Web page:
Ski season sets new record

Celebrating the season: The 2016 Slush Cup was part of the end of year festivities on April 10, wrapping up a record-setting year. - Photo Jamie Shinkewski
Celebrating the season: The 2016 Slush Cup was part of the end of year festivities on April 10, wrapping up a record-setting year. – Photo Jamie Shinkewski

The 2015-16 ski season was the best ever in Sun Peaks, surpassing record totals of skier visits and occupancy set in the 2007-08 season, according to Sun Peaks Resort LLP (SPR) and Tourism Sun Peaks (TSP).

For the first time the resort surpassed 350,000 skier visits and it also marked nearly a 20 per cent increase over the 2014-15 season.

SPR’s marketing director Aidan Kelly accounted pent up demand from a less than ideal season last year, the state of the Canadian dollar and fantastic ski conditions since opening weekend for the season’s strong results.

“It’s obviously great. To surpass the 2007-2008 numbers was big for us, something that has been circled on a lot of people’s walls for a long time,” Kelly said. “To get that feels really good and now it’s about sitting down and figuring out how we make sure that’s not a blip on the radar. How do we make sure that’s the new standard moving forward?”

Nightly accommodation also set record numbers throughout the resort this season. Room nights in Sun Peaks at the end of March were up 13.4 per cent over last season and 3.6 per cent over the previous record year in 2007-08.

“That 07-08 year we all had bullseyes on it for a number of years and so the opportunity to surpass that was a significant milestone for Sun Peaks and all the businesses,” said TSP president Christopher Nicolson.

It’s obviously great. To surpass the 2007-2008 numbers was big for us, something that has been circled on a lot of people’s walls for a long time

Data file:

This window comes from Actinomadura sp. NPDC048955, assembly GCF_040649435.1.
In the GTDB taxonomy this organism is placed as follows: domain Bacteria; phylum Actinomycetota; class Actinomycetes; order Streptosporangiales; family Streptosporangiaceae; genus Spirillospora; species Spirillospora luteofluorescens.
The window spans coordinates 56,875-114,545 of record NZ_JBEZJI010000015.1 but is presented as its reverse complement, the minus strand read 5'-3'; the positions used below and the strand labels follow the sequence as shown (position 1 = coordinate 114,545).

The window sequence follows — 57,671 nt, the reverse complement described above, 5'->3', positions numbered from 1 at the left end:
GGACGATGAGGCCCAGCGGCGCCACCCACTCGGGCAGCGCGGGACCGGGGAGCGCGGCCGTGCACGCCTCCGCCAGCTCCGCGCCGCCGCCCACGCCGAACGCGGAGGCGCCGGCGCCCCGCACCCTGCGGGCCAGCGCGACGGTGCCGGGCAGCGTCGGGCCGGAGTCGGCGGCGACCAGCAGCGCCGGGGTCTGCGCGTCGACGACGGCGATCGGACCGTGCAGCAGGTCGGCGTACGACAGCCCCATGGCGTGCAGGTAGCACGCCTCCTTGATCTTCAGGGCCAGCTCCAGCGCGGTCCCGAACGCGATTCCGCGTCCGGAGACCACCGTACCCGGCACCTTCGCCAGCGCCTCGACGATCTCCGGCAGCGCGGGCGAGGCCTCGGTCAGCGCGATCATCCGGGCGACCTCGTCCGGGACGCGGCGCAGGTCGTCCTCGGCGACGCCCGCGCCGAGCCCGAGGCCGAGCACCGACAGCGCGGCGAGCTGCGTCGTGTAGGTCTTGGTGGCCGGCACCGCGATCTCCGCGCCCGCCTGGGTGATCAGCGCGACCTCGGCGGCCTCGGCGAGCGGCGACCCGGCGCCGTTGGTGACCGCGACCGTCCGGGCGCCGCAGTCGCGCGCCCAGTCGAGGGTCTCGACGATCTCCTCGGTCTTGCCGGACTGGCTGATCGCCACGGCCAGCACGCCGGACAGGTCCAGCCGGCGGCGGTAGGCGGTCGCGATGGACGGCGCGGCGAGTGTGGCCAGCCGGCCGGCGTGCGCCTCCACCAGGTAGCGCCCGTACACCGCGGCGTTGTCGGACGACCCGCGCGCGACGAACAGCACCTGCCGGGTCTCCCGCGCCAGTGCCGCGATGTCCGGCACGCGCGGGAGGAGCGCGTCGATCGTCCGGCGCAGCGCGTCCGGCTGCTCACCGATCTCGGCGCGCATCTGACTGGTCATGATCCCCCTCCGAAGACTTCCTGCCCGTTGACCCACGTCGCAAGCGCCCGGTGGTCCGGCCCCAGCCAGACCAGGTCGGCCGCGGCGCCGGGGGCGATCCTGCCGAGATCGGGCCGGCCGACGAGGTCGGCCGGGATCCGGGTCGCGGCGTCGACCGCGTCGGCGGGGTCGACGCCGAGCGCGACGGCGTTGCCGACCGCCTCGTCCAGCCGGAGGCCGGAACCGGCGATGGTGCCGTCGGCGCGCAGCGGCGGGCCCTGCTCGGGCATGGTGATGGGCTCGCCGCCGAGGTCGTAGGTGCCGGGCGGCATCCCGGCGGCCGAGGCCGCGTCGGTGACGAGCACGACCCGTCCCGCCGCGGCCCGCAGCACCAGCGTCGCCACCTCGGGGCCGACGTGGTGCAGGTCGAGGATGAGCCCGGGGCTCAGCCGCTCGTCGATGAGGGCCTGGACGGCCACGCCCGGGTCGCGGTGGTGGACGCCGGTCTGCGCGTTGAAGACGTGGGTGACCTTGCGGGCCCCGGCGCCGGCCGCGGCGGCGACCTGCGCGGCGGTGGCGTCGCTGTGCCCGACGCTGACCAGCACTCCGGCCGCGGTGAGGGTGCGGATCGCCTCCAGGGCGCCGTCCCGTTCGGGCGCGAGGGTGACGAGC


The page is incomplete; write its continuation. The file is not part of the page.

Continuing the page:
Sun Peaks is nearing a tipping point, which once a certain number of visitors is hit there will be momentum in the marketplace to help attract people, according to Nicolson.

“It’s a little bit of an intangible concept but it’s very true at every single successful destination on the globe in that once you achieve that critical mass there’s a momentum that comes from that. Wintertime is getting there, the word of mouth and people talking and recommending Sun Peaks is key,” Nicolson said.

It was a strong ski season across Western Canada, reflected in investments such as the $345 million expansion plan announced at Whistler Blackcomb. Although nothing is imminent in Sun Peaks, Kelly said a season such as this gives renewed optimism.

“When the recession hit in 2008 it was really hard times for people in the tourism industry and it was just about how do you maintain your business rather than how do you grow your business,” Kelly said. “Now with the economy picking up and visitation picking up, it’s back to the conversations about how do we grow the business, how do we make the place better and how do we continue to develop.”

Nicolson also echoed Kelly’s assessment of the impact of the low Canadian dollar attracting more guests to Sun Peaks, not only from the U.S., but also Canadians opting to stay north of the border.

“The U.S. dollar not just attracted U.S. guests up but also had a positive benefit to the business at Sun Peaks because it also kept Canadians in Canada,”Nicolson said.

The expansion of terrain to 4,270 skiable acres in 2014 to become Canada’s second largest ski area also helped market the resort to attract first time visitors.

“The second largest positioning really helped make people understand the significance in terms of the size and diversity of the terrain and quite frankly it surprised a lot of people,” Nicolson said. “The mountain’s opening of that new terrain was a big, big catalyst in pushing us over the top.”

 

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